[0079] The dsRNA may comprise ribonucleotides, ribonucleotide analogs such as 2'-0-methyl ribosyl residues, or combinations thereof. See, e.g., U.S. Patent Nos. 4,130,641 and 4,024,222. A dsRNA polyriboinosinic acid:polyribocytidylic acid is described in U.S. patent 4,283,393. Methods for making and using dsRNA are known in the art. One method comprises the simultaneous transcription of two complementary DNA strands, either in vivo, or in a single in vitro reaction mixture. See, e.g., U.S. Patent No. 5,795,715. In one embodiment, dsRNA can be introduced into a plant or plant cell directly by standard transformation procedures. Alternatively, dsRNA can be expressed in a plant cell by transcribing two complementary RNAs.
[0080] Other methods for the inhibition of endogenous gene expression, such as triple helix formation (Moser et al., 1987, Science 238: 645-650 and Cooney et al., 1988, Science 241:456-459) and co-suppression (Napoli et al., 1990, The Plant Cell 2:279-289) are known in the art. Partial and full-length cDNAs have been used for the co-suppression of endogenous plant genes. See, e.g., U.S. Patent Nos. 4,801,340, 5,034,323, 5,231,020, and 5,283,184; Van der Kroll et al., 1990, The Plant Cell 2:291-299; Smith et al., 1990, Mol. Gen. Genetics 224:477-481; and Napoli et al., 1990, The Plant Cell 2:279-289. [0081] For sense suppression, it is believed that introduction of a sense polynucleotide blocks transcription of the corresponding target gene. The sense polynucleotide will have at least 65% sequence identity with the target plant gene or RNA. Preferably, the percent identity is at least 80%, 90%, 95%, or more. The introduced sense polynucleotide need not be full length relative to the target gene or transcript. Preferably, the sense polynucleotide will have at least 65% sequence identity with at least 100 consecutive nucleotides of SEQ ED NO:l, SEQ ID NO:3, SEQ ID NO:5, or SEQ ID NO:7. The regions of identity can comprise introns and/or exons and untranslated regions. The introduced sense polynucleotide may be present in the plant cell transiently, or may be stably integrated into a plant chromosome or extrachromosomal replicon.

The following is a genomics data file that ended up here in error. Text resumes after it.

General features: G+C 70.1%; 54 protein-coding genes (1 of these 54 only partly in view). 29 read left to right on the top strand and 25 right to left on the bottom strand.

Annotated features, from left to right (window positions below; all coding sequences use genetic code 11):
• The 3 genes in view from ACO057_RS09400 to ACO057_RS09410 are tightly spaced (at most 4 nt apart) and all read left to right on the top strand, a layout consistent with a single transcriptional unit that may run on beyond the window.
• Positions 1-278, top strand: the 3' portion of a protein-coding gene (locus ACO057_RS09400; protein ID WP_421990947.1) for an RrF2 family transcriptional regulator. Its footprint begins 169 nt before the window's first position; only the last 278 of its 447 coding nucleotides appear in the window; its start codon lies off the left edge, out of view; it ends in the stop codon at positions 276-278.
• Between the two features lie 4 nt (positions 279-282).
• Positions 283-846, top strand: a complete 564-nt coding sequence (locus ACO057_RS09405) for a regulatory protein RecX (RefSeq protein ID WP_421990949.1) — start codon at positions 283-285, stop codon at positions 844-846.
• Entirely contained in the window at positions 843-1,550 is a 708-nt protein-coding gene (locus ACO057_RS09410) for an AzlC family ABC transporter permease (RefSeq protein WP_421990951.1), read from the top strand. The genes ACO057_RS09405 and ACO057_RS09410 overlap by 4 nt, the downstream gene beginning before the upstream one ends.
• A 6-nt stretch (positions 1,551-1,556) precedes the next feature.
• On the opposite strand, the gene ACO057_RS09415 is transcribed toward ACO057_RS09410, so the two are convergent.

[0082] Alternatively, SLSRP gene expression can be inhibited by targeting nucleotide sequences complementary to the regulatory region of an SLSRP nucleotide sequence (e.g., an SLSRP promoter and/or enhancer) to form triple helical structures that prevent transcription of an SLSRP gene in target cells. See generally, Helene, 1991, Anticancer Drug Des. 6(6):569-84; Helene et al., 1992, Ann. N.Y. Acad. Sci. 660:27-36; and Maher, 1992, Bioassays 14(12):807-15.
[0083] In addition to the SLSRP nucleic acids and polypeptides described above, the present invention encompasses these nucleic acids and polypeptides attached to a moiety. These moieties include, but are not limited to, detection moieties, hybridization moieties, purification moieties, delivery moieties, reaction moieties, binding moieties, and the like. A typical group of nucleic acids having moieties attached are probes and primers. Probes and primers typically comprise a substantially isolated oligonucleotide. The oligonucleotide typically comprises a region of nucleotide sequence that hybridizes under stringent conditions to at least about 12, preferably about 25, more preferably about